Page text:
Can a Background Check Reveal Past Employers?

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Would it come as a surprise if we tell you that resume fabrication is excruciatingly common? Probably not. Chances are you know a person or two who lied on their resume.

In a 2022 survey conducted by ResumeLab, 93% of the respondents revealed that they knew at least one person who lied on a resume. Moreover, 36% of the respondents admitted to lying on a resume of their own!

The same survey indicates that the most common resume lies are related to work experience (25%), job duties (21%), and employment dates (16%). Unsurprisingly, the ones who get caught are either fired or passed up on.

This begs the question of how employers go about unveiling resume fabrication. Can a background check reveal past employers? What other information does it reveal?

You’ve got the questions; we’ve got the answers!

Can a Background Check Reveal Past Employers?

No, background check can put together a list of a candidate’s previous employers. However, an employment verification check conducted by an FCRA-compliant screening company can detect falsehoods in a candidate’s resume.

What Information Can a Background Check Reveal?

The answer to this question is a bit complicated as there are many types of background checks that can be conducted, from pre-employment background checks to criminal history background checks. Each type of background check reveals a different set of information.

A standard criminal history background check won’t shed light on a candidate’s work history. Instead, it will merely uncover conviction records.

On the other hand, an employment verification check provided by an FCRA-compliant screening company can help employers pinpoint lies in the work history section of a candidate’s resume, but it won’t pull up a list of previous employers.

The majority of employers will attempt to verify a candidate’s work history one way or another before finalizing an offer. Some employers choose to conduct background checks internally using their HR department, while others resort to third-party screening companies.

The bottom line is that anything you write in your resume will most likely undergo a verification process. So, it’s very important that you be completely transparent in your resume so that you don’t risk getting rejected.

How Do Pre-Employment Verification Checks Work?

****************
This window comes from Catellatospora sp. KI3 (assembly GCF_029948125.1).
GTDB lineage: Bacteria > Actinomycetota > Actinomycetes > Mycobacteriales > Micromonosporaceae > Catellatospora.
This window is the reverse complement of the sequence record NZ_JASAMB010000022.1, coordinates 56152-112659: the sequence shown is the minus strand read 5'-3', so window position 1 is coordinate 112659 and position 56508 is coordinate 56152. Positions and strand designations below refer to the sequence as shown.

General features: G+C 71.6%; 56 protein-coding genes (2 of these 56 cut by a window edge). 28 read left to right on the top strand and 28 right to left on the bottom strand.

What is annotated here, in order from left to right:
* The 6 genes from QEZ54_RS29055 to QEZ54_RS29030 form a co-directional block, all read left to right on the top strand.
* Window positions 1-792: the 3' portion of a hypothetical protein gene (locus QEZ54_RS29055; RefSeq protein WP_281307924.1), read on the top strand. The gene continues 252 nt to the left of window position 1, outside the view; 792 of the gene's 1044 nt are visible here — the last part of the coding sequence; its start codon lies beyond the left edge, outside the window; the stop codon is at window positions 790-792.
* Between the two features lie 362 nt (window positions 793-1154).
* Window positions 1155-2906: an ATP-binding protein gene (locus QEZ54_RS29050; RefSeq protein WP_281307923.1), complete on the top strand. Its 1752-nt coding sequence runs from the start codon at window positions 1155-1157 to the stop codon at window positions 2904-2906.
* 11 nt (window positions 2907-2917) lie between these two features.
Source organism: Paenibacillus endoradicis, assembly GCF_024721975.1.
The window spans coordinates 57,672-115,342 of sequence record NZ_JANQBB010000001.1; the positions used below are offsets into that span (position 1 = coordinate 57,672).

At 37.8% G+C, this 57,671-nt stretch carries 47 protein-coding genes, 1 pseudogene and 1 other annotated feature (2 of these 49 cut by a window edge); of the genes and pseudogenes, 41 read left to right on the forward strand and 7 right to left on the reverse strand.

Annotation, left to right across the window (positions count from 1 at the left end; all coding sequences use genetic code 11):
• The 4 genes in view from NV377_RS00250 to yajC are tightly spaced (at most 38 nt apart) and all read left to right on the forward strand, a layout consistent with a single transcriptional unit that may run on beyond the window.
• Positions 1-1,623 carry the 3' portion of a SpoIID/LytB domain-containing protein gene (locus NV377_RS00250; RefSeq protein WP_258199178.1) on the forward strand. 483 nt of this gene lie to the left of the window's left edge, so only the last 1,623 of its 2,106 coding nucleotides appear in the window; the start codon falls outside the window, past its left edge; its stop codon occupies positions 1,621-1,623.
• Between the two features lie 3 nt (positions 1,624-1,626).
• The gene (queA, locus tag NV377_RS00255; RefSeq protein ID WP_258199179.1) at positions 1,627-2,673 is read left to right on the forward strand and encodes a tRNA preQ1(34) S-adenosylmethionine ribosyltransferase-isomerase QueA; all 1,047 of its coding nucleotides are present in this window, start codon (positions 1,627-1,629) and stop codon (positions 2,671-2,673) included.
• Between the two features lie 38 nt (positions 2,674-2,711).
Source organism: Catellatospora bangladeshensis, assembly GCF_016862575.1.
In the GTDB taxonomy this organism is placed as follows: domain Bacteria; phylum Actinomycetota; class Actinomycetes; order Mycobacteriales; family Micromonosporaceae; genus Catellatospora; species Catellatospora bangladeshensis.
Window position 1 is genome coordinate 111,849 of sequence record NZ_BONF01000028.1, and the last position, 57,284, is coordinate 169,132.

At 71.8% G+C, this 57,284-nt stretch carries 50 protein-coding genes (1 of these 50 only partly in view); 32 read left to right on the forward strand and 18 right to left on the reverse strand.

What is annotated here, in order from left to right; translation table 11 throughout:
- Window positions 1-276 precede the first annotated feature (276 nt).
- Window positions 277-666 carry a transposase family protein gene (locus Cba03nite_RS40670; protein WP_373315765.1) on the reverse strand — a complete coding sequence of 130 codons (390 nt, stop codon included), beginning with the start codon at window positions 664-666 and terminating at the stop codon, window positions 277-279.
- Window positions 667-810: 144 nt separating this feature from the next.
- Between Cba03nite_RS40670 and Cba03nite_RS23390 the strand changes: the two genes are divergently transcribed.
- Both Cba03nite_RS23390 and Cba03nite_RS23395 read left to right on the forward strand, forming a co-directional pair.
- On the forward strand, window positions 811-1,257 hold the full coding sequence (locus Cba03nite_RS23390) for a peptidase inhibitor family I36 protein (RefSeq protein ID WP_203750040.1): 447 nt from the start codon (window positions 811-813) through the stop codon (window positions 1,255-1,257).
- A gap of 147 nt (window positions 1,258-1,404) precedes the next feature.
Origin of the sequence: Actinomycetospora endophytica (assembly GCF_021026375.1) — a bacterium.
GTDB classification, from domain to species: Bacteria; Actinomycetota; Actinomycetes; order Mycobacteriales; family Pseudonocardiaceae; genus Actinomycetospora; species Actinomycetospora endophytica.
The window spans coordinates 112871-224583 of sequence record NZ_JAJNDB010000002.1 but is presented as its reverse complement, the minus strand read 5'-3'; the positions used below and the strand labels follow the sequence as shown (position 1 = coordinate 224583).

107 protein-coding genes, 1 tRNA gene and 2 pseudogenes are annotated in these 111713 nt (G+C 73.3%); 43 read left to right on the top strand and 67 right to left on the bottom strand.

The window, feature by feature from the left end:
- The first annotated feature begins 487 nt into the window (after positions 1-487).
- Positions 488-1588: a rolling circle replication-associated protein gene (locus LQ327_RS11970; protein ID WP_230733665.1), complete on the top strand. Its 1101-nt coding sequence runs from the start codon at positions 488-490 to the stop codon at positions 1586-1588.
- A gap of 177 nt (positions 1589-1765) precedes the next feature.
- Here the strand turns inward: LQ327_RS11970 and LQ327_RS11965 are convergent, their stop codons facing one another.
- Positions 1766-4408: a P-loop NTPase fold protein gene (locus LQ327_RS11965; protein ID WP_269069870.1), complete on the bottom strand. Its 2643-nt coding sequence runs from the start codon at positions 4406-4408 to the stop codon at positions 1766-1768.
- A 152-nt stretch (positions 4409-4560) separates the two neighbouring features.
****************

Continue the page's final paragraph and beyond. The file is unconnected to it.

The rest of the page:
A pre-employment verification check serves as a means of verifying the information in the work history section of a resume. However, it doesn’t pull up a list of the candidate’s past employers.

Pre-employment verification checks are conducted by specialized screening companies. Seeing as background checks are subject to the Fair Credit Reporting Act (FCRA), screening companies must be FCRA-compliant and have to adhere to the requirements of the Equal Employment Opportunity Commission (EEOC).

The way pre-employment verification checks work is simple. The screening company will simply review the information in the resume and verify it by contacting the employers that the candidate has listed. The screening company will most likely inquire about the following pieces of information:

  • Dates of employment
  • Titles and positions
  • Job responsibilities
  • Reasons for resignation/termination
  • Eligibility for rehire
  • Salaries

If any of these pieces of information is fabricated, an employment verification check will uncover the truth and report it to whoever requested the background check.

It’s worth noting that some employers may refuse to disclose information regarding any of the above listed pieces of information. For instance, an employer may refuse to share the reason why the candidate resigned or was terminated.

Employers may not want to disclose such information because they can be sued for defamation if they’re unable to prove what they said about the candidate, assuming what was said is negative.

This is also why most employers who run verification checks tend to avoid inquiring about subjective opinions and focus primarily on point-of-fact information such as job titles and dates of employment.

Another thing you need to keep in mind is that some states have laws that dictate the type of information that past employers can share about their former employees. So with that in mind, you have to familiarize yourself with the laws in your state.

Can You Run an Employment Verification Check on Yourself?

Absolutely! Running an employment verification check on yourself is one of the best ways to prevent unintentional deception and avoid potential job application problems. This is especially the case if you haven’t updated your resume in a while.

There are several ways you can go about running a work history verification check on yourself. The first option is through a state unemployment office. This option is perfect for you if your work history is limited to one state.

Through the state’s unemployment office, you can obtain work-related records that go back as far as 10 years. All you’ll need to do is submit a self-request for records.

If your work history isn’t limited to a single state, then your best bet is to submit a request for your social security earnings information through the social security administration.

Upon approval, you’ll be provided with information about previous employers, employment dates, salaries, and employer addresses. Note that you’ll need to pay a small fee to request your social security earnings information.

The third and least convenient option is through viewing your tax returns. Tax returns can provide information about previous employers and wages, but it’s not the most convenient option, seeing as it doesn’t shed light on employment dates.

What If You Forget to List a Job on Your Resume?

It’s fine if you forget to list a job you’ve previously held. As we’ve established, there isn’t a central database that employers can resort to to find a list of all the positions you’ve held throughout your life.